Urban Adventure with Aether & Rawhyde

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It was a cool fall morning in Los Angeles. The sun was just starting the rise. The streets were still empty. The city had yet to awake. However, all over the greater Los Angeles area motorcycles were pulling out of driveways, heading out onto the desolate freeways, and making their way to AETHERla.

It was the start of the Urban Adventure, hosted by Aether and Rawhyde, a day-long event featuring some of the best urban riding the city has to offer. When signing up, participants were told they’d be setting off on a scenic tour of Los Angeles en route to a secret warehouse downtown, where  their riding skills would be put to the test.

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As riders began to trickle in Aether’s main offices, we quickly realized that it was going to be a tight fit. After stacking the entire parking lot, bikes started lining up down the street. Inside the office, breakfast and coffee were served, route sheets were distributed, and riders were invited to check out the space.

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At the appointed time, Jim Hyde, founder of Rawhyde, rose from the crowd to bid everyone a warm welcome and deliver a briefing that outlined the day’s events. Riders would depart in waves of 10 and help each other find their way along meandering 40 mile route. “Normally we think off-road when we think of adventure riding, but we believe we can have an adventure here in the city too,” he said. 

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With GPS track loaded and turn slips taped to our tanks, we began to line up for the start of what would be a full day exploring the city’s urban terrain. 

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The route started off along the shopping strip of Melrose Ave, turned up onto the famed Sunset Strip, and then passed down into Beverly Hills. Many of us have traveled these roads a thousand times before, but in the early morning hours they seemed entirely transformed. Gone were the congested streets and chaotic intersections, replaced by wide-open, empty stretches of pavement.  This was the first time many of us could actual enjoyed riding the streets of LA.

Banking right into the hills, we followed Benedict Canyon up past manicured lawns and mega-mansions. As we reached the top of the hill, we hung a right onto the best riding road within the city limits, the one and only Mulholland Drive.  

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After coming out of some satisfying twistys, a pit stop was made at the Hollywood Bowl Overlook, where we could look out at the sprawling asphalt jungle. 

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A little further along the route, we came to the base of the Hollywood Sign. No amount of city signage can hold back a group of BMW GS riders once they get a whiff of some dirt. So when we pulled up, a few riders couldn’t help themselves from circling up for a “less-than-legal” photo op.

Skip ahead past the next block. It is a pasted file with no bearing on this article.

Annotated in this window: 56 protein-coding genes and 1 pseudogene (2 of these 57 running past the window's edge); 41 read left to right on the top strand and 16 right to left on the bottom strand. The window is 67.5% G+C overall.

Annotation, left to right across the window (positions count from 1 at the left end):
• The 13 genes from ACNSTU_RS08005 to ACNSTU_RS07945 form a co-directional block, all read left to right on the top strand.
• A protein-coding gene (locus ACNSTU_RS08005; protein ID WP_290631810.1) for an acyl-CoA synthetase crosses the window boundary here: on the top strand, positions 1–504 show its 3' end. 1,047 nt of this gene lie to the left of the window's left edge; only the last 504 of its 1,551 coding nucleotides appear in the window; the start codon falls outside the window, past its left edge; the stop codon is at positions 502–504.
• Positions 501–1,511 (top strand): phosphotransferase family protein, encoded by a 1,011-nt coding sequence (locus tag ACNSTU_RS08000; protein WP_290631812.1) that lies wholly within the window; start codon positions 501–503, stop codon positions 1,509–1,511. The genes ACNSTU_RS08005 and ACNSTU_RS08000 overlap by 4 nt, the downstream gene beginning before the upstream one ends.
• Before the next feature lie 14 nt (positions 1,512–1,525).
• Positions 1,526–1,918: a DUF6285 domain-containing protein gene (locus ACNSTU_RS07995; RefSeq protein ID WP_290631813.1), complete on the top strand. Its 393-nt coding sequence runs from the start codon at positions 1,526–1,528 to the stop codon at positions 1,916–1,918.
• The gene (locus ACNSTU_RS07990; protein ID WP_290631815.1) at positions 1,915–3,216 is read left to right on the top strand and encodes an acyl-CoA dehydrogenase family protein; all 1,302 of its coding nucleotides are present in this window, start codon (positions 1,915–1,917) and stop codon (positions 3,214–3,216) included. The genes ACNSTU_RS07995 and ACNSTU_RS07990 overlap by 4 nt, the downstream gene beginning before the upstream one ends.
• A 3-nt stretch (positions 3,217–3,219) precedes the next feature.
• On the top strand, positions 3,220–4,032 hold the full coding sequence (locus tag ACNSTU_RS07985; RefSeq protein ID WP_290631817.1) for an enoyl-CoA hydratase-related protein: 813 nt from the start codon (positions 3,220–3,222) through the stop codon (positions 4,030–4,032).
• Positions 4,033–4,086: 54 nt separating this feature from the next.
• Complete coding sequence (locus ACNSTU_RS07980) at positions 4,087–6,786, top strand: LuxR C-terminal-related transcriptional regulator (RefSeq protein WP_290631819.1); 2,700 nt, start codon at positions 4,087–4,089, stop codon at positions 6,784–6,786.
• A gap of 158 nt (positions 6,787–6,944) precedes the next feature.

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We then continued on through Griffith Park, the backside of Dodger Stadium, and downtown LA, before finally arriving at the warehouse location underneath the 6th Street bridge. Lunch was served, coffee by Handsome Coffee was distributed, and riders got a chance to check out the AETHERstream trailer mobile shop. 

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After a hearty lunch of brats and potato salad, we were all invited to test our skills on a cones course, specially designed by a motor police training officer for the city of Glendale.

Maneuvering a big bike like a BMW GS through slow-speed turns is a skill that needs to be continually honed. With a cadre of Rawhyde instructors standing by, we received valuable tips as we wove in and out of closely placed cones. Whether it was improving our clutch control or adjusting our head position, everyone who participated came out a much better rider (even though we might have felt more inept than ever.) 

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All of these exercises led up to day’s final challenge: The Debris Field. Inside the warehouse an elaborate course had been constructed by Rawhyde to put riders’ skills to the test. Wood pallets, tires, boxes, and ribbons were strewn about in a nearly impossible maze.

The goal for riders was to navigate through the course without touching any of the debris or “dabbing” their foot on the ground. The slowest time, with the least deductions, would win. And best of all, riders couldn’t see the course before entering it. No planning, no foresight – just like in the real world. 

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As the sun began to hang low in the sky, it was clear everyone was reluctant to leave. Many riders returned to the cones courses for “one more try”, while others grouped together to watch the last contestants go through the debris field.  It was only after we started picking up the cones and breaking down the obstacles, did it set in for everyone that the day was finally over.

Many riders came to this event as individuals, but left with a hundred friends. The overwhelming feeling of camaraderie at this event was something rarely experienced in the largely solitary activity of motorcycle riding. But for this day we were all in it together, and it was a good feeling.

On behalf of Aether and Rawhyde, we would like to sincerely thank everyone who came out for this event. We had an absolute blast putting it on and we can’t wait to go riding with you all again soon.

Check out our Facebook page for more images of the event.

All images courtesy of Megan McDuffie

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